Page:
The ignorance or misinterpretation of the law does not justify the lack of compliance or exempt people from their respective sanctions. But how many people will actually know the legislation that is in force in your country?
Despite the ease of passing on information these days in an absolutely global and open world, with tried-and-true mechanisms for universal and free access to ongoing legislative initiatives and legislative acts already adopted, the general public only knows the legislation most discussed and reported by the media or that generate more social controversy and debate.
There is a clear gap between the plan of producing legislative acts and their knowledge by those who are obliged to comply with them.
In any Democratic Rule of Law, it is essential that the legislative power is known by all and is monitered by citizens. The “democratic accountability” is a sine qua non condition of a democratic rule of law. However, unfortunately, this public information does not reach the recipient for several reasons. Either due to a lack of clarity of the rules or a complete dispersion of laws.
As an example, initiatives from civil society, such as in Portugal, the case of hemiciclo.pt, which aims to simplify public oversight of the exercise of parliamentary mandate, making it possible to follow the votes of a certain Member of the Portuguese Parliament.
On the other hand, the Academy can play a very important role in the link between better regulation and civil society. Following the case of Portugal, the Portuguese Legislation Observatory was created with the aim of contributing to the quality of the legislative policy and more recently it intends to elaborate a relational database of Portuguese legislation, which will allow the visualization, for each legal diploma, of all information relating to all other legal diplomas related to it.
However, the ignorance of the law may also arise from the usual frenzy of legislative changes or from the existence of rules spread across several pieces of legislation. It is therefore essential that these potential risks are taken into account before adopting new legislation.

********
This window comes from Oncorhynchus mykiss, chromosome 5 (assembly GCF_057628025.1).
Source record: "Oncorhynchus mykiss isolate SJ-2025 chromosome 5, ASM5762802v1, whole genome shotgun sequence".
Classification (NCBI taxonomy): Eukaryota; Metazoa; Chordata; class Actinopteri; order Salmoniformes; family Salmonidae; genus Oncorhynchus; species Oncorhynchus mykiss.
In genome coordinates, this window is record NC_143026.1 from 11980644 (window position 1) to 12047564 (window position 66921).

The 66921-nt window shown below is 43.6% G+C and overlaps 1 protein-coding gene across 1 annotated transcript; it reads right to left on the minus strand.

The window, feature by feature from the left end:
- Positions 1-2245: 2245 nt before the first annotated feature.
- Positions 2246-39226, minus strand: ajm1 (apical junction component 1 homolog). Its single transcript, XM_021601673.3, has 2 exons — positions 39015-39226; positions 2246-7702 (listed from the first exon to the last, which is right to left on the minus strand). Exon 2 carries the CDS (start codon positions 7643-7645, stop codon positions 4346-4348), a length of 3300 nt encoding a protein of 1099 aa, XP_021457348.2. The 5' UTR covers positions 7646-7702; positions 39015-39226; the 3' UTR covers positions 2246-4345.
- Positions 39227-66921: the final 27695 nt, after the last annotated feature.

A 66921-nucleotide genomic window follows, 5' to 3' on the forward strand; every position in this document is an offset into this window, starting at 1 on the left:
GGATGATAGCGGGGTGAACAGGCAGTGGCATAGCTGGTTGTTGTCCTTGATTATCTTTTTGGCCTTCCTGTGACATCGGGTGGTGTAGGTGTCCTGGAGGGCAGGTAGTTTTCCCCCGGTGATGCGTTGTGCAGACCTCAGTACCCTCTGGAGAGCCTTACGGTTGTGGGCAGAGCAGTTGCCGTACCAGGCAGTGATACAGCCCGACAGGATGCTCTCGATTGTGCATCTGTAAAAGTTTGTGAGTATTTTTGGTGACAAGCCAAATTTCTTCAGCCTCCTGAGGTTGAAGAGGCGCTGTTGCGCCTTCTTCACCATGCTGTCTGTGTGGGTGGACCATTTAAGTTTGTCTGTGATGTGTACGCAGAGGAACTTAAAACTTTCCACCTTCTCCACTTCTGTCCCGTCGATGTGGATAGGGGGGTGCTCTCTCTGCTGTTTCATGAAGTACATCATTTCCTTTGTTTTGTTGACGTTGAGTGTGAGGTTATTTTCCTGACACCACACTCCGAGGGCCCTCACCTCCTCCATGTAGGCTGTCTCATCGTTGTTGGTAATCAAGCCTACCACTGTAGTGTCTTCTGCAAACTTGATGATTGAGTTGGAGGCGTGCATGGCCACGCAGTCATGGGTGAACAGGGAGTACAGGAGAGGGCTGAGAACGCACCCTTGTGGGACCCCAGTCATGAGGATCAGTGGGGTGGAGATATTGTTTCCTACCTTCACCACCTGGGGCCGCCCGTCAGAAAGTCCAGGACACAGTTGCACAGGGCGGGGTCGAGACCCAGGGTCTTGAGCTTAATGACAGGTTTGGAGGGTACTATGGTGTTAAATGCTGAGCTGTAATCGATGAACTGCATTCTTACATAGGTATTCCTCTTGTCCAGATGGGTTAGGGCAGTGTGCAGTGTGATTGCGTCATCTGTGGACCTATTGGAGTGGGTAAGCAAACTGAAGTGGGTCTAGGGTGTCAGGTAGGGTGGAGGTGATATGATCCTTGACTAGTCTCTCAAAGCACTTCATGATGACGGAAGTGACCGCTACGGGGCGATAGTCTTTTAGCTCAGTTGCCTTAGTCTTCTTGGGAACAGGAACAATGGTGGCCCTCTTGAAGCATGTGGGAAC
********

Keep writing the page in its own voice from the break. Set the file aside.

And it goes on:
Institutions such as the EU, the OECD and the World Bank now devote part of their efforts to the development and support of better regulation and smart legislation programs, drawing up recommendations on ‘better lawmaking’ and pursuing objectives of legislative simplification and administrative modernization in order to improve the quality of legislation and regulation and to assess before and after the impact of each legislative act.
It is therefore important to assess how the legal diplomas can be written with relevance, clarity and simplicity. The advantages that result are evident.
This is precisely the purpose of the Portuguese research project: Common Rules of Legal Drafting in the Portuguese-Speaking Countries and Regions of the Lisbon Center for Research in Public Law of Lisbon’s Law School, which aims to find common ways of “writing legislative acts” and whose main objective is to define of common criteria, standards and rules of law for Portuguese-speaking countries and regions, in order to better understand the applicable legislation in a given legal system.
It facilitates an understanding of citizens’ rights and duties, simplifies access to legislation that will be applicable to investors and thus allows citizens and companies in the states and regions where Portuguese is the official language to be more easily invest.
These initiatives, which come from public authorities, civil society or the Academy, help citizens to be more easily aware of the legislation in force in their country and from which they are inevitably addressed and, therefore, to take informed decisions.
And it is only with the widespread knowledge and scrutiny of citizens that society has the true power to effectively oversee democratic institutions as it is their right. In this way the democratic process is certainly more legitimized.
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